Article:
The Story Behind Shapewear: From Girdles to Spanx

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Shapewear is every woman's best kept secret. If you don't already have some, it can be a great piece to have in your arsenal. Everyone from you and I to celebrities use shapewear, but the concept has been around in different (and much less comfortable) styles since ancient times.

The first form of shapewear is believed to be the girdle: a woven, garment-like a belt. In ancient times, the girdle was believed to have magical powers, and Ishtar, goddess of Babylon, wore one for fertility. Girdles became a symbol of virginity, and were considered strength-giving for men, or protection for women.

They were used to shape, reinforce and strengthen the body, seen as respectable and modest. Girdles were considered essential garments by many women from the 1920s to the 1960s, and today have evolved into what we know as Spanx, and other slimming garments.

Corsets have a rich history as well, and are still part of fashion today. Many link the corset to Catherine de' Medici, wife of King Henry II of France, because she banned thick waists in court during the 1550s. In reality, corsets may go back as far as Ancient Crete. In the 16th century, they were made with fabrics like silk and cloth, and the boning in them was actually bone. Whale bone was preferred to make the stays and busk, while steel stays came a bit later. Ribbon was used to lace up the back, though at first this was only used for the wealthiest of wearers.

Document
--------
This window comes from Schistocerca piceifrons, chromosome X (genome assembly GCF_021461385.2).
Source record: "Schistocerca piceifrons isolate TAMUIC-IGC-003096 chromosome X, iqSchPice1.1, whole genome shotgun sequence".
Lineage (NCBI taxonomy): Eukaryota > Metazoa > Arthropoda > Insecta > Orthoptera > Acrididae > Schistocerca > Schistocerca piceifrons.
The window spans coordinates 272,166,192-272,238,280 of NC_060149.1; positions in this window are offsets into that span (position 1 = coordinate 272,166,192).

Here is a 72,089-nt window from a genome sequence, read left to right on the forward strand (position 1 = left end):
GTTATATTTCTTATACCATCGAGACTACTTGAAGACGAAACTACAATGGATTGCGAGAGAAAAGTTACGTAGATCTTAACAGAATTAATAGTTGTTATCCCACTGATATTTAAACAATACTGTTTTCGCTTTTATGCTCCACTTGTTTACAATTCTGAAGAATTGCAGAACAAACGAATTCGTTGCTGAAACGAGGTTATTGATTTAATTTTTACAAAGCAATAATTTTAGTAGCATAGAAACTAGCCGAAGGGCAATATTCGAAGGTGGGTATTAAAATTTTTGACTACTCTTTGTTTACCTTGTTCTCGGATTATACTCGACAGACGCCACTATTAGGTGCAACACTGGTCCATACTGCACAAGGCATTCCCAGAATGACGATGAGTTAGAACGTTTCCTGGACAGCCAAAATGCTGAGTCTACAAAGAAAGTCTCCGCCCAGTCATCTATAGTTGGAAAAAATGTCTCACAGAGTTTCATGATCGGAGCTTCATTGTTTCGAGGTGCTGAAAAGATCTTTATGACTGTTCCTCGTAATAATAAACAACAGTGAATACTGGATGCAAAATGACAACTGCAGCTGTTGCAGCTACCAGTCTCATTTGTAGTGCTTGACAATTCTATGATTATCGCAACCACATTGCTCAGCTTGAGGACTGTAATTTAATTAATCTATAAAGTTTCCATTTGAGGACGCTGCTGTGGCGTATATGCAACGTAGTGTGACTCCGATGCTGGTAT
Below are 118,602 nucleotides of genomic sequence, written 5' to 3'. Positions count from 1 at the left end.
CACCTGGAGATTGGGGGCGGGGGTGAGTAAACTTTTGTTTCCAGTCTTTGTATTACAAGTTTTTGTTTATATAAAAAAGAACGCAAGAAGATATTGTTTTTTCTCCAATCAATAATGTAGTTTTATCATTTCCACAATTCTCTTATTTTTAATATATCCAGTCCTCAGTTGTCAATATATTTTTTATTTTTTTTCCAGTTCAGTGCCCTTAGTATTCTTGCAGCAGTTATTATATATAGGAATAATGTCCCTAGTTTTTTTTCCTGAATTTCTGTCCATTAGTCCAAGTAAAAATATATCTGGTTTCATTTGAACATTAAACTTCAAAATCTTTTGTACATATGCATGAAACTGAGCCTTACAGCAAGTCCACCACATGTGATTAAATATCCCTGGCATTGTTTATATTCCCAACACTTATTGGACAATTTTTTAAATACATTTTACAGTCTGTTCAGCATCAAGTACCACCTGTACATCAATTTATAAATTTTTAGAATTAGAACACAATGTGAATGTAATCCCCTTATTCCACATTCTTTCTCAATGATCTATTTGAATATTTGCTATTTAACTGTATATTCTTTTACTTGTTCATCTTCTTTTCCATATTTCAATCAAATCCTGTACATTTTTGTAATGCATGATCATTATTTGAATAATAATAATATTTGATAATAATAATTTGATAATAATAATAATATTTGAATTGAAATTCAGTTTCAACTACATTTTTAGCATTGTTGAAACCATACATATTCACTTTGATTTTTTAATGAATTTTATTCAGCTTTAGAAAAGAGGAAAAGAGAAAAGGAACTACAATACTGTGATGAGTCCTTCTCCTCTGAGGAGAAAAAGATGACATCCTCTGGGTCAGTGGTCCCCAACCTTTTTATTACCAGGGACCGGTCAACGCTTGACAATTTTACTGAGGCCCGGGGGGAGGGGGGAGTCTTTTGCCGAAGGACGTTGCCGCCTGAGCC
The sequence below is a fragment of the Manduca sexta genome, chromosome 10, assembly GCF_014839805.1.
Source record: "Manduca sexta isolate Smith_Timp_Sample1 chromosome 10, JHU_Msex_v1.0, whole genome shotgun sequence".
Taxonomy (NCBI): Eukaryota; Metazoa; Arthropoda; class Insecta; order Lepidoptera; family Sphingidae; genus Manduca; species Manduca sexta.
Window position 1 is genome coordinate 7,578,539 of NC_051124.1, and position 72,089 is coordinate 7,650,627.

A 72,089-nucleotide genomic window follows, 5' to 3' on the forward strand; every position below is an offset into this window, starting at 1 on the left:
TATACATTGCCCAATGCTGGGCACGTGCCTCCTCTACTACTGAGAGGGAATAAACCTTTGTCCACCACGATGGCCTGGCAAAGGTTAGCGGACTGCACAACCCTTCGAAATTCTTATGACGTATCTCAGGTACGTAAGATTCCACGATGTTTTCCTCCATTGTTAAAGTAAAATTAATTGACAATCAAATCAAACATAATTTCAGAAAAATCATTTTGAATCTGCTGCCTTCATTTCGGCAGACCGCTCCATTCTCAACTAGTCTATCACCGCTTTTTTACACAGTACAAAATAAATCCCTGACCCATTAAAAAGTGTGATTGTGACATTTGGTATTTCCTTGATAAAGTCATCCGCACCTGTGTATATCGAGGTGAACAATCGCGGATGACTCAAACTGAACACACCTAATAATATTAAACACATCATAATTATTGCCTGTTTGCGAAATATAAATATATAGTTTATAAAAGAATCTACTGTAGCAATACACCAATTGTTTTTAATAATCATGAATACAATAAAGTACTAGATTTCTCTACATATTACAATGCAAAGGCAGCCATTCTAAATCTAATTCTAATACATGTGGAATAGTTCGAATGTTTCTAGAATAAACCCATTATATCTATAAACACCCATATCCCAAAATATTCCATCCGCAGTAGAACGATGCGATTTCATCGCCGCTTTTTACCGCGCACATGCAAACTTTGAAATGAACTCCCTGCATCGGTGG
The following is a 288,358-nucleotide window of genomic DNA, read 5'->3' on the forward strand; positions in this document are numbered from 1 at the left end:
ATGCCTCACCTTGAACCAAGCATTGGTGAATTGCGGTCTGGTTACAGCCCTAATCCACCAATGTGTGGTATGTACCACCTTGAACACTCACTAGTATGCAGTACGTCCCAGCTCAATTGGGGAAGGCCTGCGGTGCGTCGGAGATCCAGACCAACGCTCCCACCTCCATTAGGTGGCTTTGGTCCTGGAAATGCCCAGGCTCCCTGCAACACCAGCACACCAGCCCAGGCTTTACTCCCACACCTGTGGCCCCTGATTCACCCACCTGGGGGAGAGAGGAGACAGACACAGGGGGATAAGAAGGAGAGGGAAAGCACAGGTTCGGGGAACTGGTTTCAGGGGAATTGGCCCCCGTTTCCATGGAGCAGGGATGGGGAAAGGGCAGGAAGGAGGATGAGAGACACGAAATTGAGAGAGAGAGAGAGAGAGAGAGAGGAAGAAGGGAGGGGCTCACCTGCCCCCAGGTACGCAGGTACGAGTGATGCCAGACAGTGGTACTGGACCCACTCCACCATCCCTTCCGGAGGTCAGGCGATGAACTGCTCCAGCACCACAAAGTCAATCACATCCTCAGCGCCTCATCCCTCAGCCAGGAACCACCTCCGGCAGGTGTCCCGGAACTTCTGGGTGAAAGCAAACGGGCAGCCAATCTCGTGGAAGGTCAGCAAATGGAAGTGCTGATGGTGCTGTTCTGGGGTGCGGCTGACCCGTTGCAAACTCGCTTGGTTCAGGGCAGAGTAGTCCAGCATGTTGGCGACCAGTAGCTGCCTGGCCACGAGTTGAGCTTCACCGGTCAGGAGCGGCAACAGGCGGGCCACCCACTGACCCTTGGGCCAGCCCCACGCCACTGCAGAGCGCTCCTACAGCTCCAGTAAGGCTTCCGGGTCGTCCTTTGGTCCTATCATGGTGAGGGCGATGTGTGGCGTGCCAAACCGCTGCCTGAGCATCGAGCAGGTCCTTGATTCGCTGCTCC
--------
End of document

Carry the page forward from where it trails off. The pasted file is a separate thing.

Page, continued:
Corsets were used to shape the body, slim the waist and conform a woman's (or a man's!) figure to a fashionable silhouette. The goal was to emphasize a small waist, and a full bust and hips. Some were kept so tight that the women wearing them were said to have "wasp waists", because their nipped-in figure was so small. Corsets often included a garter and suspenders to hold stockings up. In extreme cases, some practiced "tight-lacing" -- when a corset was worn extremely tightly for long periods of time to permanently reduce waist size. While the goal was between 16-17 inches, many were satisfied with 20. Still, this caused major complications, such as broken ribs and only being able to breathe from the top of one's lungs. The main difference between a girdle and a corset is that girdles do not have boning, but are instead a simple, tight fabric.

Shapewear, it seems, has never gone out of style. With the introduction of Spanx in 2000, the slimming garments again became a part of a woman's every day wardrobe (especially once endorsed by Oprah). Now, there are multiple brands creating shapewear for every woman, so that curves can be embraced with smooth lines. Many celebrities are vocal about their love of control garments, and corsets have even become a fashion statement, making up the tops of many dresses on the runway and red carpet. Women love the way they feel and look while wearing shapewear, and the greatest plus -- they're now made for comfort. Remember the scene in Pirates of Caribbean when Keira Knightley's character, Elizabeth Swann, had her corset laced up so tightly she could barely breathe? Let's all be grateful progress has since been made.

Click through the gallery above to see the history of shapewear in photos.

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